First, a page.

You’re looking at the playground in Albany’s Sunrise Park. But it’s more than that. It’s also an exhibit in the story of how bureaucracy expands when it’s allowed to distort a well-intended law.
For at least three years, Albany has intended to restore Sunrise Park. In 2013 it announced its intention to use federal antipoverty money to help pay for the project because the park, just south of Sunrise School, is in one of the city’s poorest census tracts. But so far, this project to improve the lives of residents by making the park safer, more fun to use and less prone to vandalism has been held up.
The reason for the delay: Roughly half of the 3.16-acre park, including the playground area covered by a layer of bark mulch, has been designated as a “wetland” under the state’s definition. Like any level piece of ground in the Willamette Valley, part of the park probably collects a little rainwater in the winter and gets soggy enough to develop “hydric soil.” Under state rules the presence of such soils is one of the indicators that a wetland exists.
The city wants to establish a small parking area that would make the park easier for residents to reach and police to patrol. It also wants to replace and move the playground, judged to be out of date, and to make other improvements. It can’t do any of those things until it gets a permit from the Department of State Lands. The parks department could avoid the wetland issue if it changed its plans, but that would mean giving up to best way to meet the goal, which is a better and safer park for the neighborhood.
Parks and Recreation Director Ed Hodney told me the city is still dealing with the state, seeking a solution. But in the end, the city may have to spend some of the money for the park project to buy credits in a so-called wetlands bank. (This is what Albany had to do for its new police station site. Albany paid Eugene $164,307 for credits, the price of covering up 2.86 acres of wetlands.)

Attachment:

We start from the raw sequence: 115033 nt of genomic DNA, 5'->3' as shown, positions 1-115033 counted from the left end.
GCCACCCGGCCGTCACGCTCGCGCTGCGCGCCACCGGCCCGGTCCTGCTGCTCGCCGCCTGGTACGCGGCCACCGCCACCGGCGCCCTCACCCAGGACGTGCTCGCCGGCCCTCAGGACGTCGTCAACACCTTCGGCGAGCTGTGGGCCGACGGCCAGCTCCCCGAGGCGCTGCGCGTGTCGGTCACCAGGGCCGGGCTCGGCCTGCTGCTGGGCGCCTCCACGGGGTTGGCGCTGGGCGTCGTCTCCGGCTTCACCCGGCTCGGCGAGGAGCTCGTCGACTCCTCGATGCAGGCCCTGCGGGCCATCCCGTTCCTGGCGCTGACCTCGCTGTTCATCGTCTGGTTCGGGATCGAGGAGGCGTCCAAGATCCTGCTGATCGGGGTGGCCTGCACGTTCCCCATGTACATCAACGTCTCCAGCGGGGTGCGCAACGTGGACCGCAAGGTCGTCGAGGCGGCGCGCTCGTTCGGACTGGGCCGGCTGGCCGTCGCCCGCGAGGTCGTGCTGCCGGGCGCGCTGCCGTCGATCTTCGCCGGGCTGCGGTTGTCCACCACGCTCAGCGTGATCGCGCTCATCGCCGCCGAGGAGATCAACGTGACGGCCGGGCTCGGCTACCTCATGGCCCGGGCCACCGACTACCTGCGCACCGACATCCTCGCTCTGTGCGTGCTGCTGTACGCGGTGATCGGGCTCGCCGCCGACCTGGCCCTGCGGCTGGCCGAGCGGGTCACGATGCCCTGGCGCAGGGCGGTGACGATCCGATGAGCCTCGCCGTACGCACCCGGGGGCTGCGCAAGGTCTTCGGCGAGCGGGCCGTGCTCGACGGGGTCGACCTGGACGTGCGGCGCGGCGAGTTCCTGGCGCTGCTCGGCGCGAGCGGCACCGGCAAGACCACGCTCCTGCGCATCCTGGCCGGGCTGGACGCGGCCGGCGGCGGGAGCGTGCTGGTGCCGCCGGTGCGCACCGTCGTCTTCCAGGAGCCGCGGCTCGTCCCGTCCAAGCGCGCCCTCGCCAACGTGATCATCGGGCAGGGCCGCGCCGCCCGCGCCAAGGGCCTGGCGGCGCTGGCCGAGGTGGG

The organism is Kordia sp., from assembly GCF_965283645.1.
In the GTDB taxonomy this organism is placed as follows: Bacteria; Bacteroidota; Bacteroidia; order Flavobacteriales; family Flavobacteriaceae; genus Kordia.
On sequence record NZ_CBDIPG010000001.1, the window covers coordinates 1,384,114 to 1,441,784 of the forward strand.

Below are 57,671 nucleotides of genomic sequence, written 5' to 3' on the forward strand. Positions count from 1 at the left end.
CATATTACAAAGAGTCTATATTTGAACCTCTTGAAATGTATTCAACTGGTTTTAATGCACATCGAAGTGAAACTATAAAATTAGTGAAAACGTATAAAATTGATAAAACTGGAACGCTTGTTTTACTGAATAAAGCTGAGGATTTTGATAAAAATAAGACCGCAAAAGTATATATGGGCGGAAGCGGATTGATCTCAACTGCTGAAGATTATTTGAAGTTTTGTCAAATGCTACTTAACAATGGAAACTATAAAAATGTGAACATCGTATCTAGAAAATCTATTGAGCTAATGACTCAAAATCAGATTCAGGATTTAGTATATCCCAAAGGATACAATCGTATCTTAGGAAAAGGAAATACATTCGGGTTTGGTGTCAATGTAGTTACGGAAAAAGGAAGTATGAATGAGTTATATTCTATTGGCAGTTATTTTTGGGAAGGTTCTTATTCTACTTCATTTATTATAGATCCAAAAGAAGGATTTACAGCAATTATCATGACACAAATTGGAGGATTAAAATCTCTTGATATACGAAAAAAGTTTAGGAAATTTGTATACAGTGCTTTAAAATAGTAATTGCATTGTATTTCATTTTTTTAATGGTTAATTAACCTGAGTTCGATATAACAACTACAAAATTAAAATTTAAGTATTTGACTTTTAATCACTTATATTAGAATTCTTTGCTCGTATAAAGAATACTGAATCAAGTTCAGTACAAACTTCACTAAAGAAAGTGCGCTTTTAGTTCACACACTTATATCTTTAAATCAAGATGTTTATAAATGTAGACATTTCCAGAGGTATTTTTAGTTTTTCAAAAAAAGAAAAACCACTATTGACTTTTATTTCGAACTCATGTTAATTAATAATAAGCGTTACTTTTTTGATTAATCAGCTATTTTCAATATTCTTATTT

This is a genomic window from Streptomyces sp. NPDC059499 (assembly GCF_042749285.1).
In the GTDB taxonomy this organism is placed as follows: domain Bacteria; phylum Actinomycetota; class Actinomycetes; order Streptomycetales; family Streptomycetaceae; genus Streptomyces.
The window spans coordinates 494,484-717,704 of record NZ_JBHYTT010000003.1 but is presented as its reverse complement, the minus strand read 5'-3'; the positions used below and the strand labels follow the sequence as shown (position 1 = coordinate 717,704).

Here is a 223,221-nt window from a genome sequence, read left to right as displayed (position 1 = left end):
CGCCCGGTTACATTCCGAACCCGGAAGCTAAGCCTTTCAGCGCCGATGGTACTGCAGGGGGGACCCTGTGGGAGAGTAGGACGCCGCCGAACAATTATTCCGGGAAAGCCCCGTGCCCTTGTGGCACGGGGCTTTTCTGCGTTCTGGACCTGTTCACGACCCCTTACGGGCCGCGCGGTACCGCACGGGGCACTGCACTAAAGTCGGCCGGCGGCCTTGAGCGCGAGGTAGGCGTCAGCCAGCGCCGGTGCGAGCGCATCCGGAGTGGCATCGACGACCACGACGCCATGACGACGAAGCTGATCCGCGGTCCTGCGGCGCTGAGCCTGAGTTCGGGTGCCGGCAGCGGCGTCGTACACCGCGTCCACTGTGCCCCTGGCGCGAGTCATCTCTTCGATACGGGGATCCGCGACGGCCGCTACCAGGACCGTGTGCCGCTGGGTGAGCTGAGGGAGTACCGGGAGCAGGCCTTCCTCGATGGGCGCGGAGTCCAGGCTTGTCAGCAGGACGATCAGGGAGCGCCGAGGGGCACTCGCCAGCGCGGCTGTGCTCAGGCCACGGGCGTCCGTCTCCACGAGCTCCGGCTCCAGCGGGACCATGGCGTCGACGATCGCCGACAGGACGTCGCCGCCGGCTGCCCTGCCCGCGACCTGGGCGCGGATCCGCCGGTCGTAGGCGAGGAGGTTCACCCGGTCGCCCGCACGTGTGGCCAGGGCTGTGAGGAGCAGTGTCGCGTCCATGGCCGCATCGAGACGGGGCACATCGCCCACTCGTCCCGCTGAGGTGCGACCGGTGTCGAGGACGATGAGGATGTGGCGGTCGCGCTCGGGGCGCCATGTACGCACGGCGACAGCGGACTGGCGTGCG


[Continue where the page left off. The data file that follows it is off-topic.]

The state is acting under a law (ORS 196.795-990), which requires people to get a permit if they “plan to remove or fill materials in waters of the state.” There is no water in Sunrise Park, just as there is no water on the police site. So what’s the deal? The deal is that over time, the intent of the law has been turned upside down. In these cases it now deals not with water but with land.
The state explains: “The purpose of the law, enacted in 1967, is to protect public navigation, fisheries and recreational uses of the waters.” If that was the purpose, and it was a good one, where does the department get off declaring that “‘waters of the state’ include wetlands on private and public land.” Especially when those alleged wetlands have no bearing on navigation, fisheries and water sports?
Albany and everybody else goes along with this charade because while it’s expensive, it’s less expensive than a prolonged court fight that challengers might well lose, knowing how deferential our courts have become to edicts of the administrative state.
The expense of wetlands delineation and mitigation would be OK if it actually preserved important parts of the ecosystem. But in many cases it does not, as we’ve seen, and this regulatory scheme deserves to be overthrown. (hh)
Postscript: Anne Catlin of the Albany Community Development Department has clarified the timeline in the Sunrise Park project: “It sounds like we have been dealing with the federal bureaucracy for three years. Not exactly true. To clarify: The City applied for and received federal funding in December 2013 to replace the park equipment. This project got rolling in spring/summer of 2014. The project grew to include the parking lot in 2014, and I had to redo the environmental review, which included hiring a consultant to do a wetland delineation. There were delays in getting the wetland delineation done (weather, availability of consultant, etc.) and then delays getting engineering calculations from consultants to submit the wetland removal and fill permit.”